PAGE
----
Another way to think about the issue is to consider an artist’s potential in relation to their output. If you loved what The Weeknd was doing with his Trilogy but think he’s currently wasting his talents on Top 40 pop fodder, that’s a critique that comes from a place of love and respect for his abilities. Of all the critical ideologies, this is perhaps the most well-rounded and simple answer. It provides us with a rationale for writing about the things we don’t like, under the guise of saying that we actually really do like the artist. But on the other hand, what if I simply don’t like an artist, and that dislike begets the urge to write about exactly why I find them and their output so unappealing? It’s highly misguided to reject that there exist credible, thoughtful, and even beautiful ideas that can only be expressed through negation, through the self-aware analysis of the forces behind our disgust.
Indeed, music criticism, like all artistic debate, is about so much more than its surface-level content and context. It’s not about what’s hot and what’s not. Iit’s not about helping artists find their audience (though that is certainly a positive byproduct)… it’s about living within and intentionally representing a set of values. It’s about re-structuring and re-defining the world we live in. Culture is malleable and critics and artists alike are two crucial parts of the process through which we all attempt to destruct and reconstruct our realities. When we talk about what we music we love, we’re really talking about what values we cherish, what ideas we want to espouse. When we dismiss a sound as irrelevant, we’re really relegating its creators and proponents into the unwanted catalog of historical debris. We talk about what’s hip and what’s new because the present is where our future is created.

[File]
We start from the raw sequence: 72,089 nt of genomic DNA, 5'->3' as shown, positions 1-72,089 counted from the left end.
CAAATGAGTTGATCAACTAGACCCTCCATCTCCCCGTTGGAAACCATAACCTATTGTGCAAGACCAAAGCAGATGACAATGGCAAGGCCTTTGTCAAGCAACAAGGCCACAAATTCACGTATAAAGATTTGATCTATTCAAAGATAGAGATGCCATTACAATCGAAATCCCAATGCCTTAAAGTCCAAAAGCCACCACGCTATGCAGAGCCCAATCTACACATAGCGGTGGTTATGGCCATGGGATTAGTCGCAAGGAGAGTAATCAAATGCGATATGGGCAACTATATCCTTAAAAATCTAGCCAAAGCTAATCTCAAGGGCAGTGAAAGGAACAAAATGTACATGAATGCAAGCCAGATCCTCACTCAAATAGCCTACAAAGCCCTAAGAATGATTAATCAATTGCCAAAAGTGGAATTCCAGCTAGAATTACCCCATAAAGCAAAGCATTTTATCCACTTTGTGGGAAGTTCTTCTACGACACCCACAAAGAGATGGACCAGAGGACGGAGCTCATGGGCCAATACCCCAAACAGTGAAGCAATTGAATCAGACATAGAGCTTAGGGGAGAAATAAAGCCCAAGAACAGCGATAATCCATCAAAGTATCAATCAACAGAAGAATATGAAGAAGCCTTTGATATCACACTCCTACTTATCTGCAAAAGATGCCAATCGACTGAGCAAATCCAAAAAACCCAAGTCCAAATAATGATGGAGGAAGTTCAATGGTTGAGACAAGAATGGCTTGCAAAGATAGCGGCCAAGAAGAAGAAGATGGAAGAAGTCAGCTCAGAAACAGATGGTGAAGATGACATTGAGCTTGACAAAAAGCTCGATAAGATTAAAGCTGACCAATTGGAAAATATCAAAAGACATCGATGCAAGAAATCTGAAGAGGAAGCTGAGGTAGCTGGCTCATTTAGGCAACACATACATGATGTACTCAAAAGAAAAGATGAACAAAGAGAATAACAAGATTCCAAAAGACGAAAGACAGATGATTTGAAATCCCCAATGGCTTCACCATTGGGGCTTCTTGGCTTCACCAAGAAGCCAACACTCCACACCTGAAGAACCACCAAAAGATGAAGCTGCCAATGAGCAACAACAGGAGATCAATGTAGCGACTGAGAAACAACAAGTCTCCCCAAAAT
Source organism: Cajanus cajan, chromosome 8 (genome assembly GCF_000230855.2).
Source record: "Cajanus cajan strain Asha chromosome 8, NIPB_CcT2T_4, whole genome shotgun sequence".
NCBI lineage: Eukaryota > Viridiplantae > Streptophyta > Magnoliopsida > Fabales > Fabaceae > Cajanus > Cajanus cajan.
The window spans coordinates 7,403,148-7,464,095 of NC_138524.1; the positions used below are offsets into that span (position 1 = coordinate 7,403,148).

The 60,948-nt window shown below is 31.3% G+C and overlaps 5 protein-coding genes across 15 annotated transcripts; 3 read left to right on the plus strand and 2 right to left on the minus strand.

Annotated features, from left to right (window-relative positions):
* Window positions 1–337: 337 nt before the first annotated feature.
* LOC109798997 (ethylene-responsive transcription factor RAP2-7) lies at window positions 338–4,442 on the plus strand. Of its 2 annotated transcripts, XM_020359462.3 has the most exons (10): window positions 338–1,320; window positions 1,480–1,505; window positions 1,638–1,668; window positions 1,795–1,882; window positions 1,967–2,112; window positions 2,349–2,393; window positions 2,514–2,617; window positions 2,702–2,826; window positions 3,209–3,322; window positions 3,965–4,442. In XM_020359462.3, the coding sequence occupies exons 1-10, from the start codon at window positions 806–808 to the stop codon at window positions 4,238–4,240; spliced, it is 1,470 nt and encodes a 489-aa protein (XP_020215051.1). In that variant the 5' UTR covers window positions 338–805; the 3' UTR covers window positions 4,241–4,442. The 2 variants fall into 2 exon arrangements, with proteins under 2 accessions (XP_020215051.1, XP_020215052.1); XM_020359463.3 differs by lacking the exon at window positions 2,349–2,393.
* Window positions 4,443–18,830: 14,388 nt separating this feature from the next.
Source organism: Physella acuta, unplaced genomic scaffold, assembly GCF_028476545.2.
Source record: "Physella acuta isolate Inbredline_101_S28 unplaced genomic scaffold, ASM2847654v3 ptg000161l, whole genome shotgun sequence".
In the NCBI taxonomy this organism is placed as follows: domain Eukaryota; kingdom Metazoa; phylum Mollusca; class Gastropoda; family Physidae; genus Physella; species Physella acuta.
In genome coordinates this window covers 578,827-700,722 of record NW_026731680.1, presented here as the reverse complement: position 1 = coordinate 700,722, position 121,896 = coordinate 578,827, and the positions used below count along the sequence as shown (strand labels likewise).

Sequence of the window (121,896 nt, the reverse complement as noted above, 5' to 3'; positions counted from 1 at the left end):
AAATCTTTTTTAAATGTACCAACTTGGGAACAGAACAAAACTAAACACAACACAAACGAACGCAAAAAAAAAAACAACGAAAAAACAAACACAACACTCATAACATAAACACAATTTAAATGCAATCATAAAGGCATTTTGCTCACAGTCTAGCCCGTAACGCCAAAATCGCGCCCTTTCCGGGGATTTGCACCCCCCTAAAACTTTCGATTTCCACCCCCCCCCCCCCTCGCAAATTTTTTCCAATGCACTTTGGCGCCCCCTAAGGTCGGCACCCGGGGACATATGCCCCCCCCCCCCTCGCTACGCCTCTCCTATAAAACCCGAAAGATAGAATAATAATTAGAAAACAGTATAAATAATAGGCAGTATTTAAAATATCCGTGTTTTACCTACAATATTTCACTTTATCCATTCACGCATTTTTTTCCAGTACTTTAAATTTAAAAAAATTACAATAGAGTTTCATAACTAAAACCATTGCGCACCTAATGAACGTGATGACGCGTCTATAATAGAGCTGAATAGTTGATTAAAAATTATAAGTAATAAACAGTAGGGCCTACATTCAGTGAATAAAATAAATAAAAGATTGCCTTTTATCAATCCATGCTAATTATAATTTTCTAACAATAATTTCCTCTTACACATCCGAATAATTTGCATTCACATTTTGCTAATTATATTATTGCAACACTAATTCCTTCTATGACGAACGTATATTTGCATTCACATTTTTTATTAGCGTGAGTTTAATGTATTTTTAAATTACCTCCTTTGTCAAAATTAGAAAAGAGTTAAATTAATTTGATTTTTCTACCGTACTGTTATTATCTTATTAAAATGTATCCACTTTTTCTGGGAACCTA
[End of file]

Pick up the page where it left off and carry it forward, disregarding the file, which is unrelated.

That’s why criticism, or at least good criticism, is so fucking hard; it’s a moral task. To write a bad review is to decide that the benefits of publicly and decisively shunning an artist outweigh whatever psychic damages are done to the artists, their fans, and anyone who cares enough to empathize. Once music is put into the world, it is part of something much greater than its auteur, full of individual sensitivity and fragility, might have intended. It becomes a portal through which we are able to find our own meanings, create our own worldviews, and spin grander stories about who we are and who we want to be.
There’s been a lot of backlash over the past few years in response to the proliferation of the thinkpiece-industrial complex; that it’s the result of egoism and internet-mediated inflation. To me, however, it is neither. Rather, it’s an evolution, a next step forward in the development of critique. No longer is it necessary to hide behind “taste” in our efforts to build a world that suits our utopian fantasies. Instead we can cut straight to the source and discuss the underlying real life issues that inform our aesthetic temperaments.
Now, if there’s any problem with this strain of thought, it’s the potential claim that in painting entertainment culture as merely another part of socio-political discourse, we lose some of the magic, some of the life-affirming, bridge-building, humanistic essence that has made art so important throughout human history. I would insist, however, that we try to see it the other way around. Perhaps in melding together the worlds of the unknowable and the artistically divine with the objective rationality of daily affairs and profane existence, we might be able to fuse them into a more beneficial whole. Words are words, I say. What you do with them is always your choice. In reviewing music or any aspect of culture more broadly, we are simply choosing a topic – what we have to say about that topic, and whether we have the ability to phrase those thoughts in a kind and responsible way, is ultimately a decision that each of us must be constantly making. Don’t be afraid to tear down what exists, but make sure you know precisely why you think it deserves such a fate and why people need to see it fall.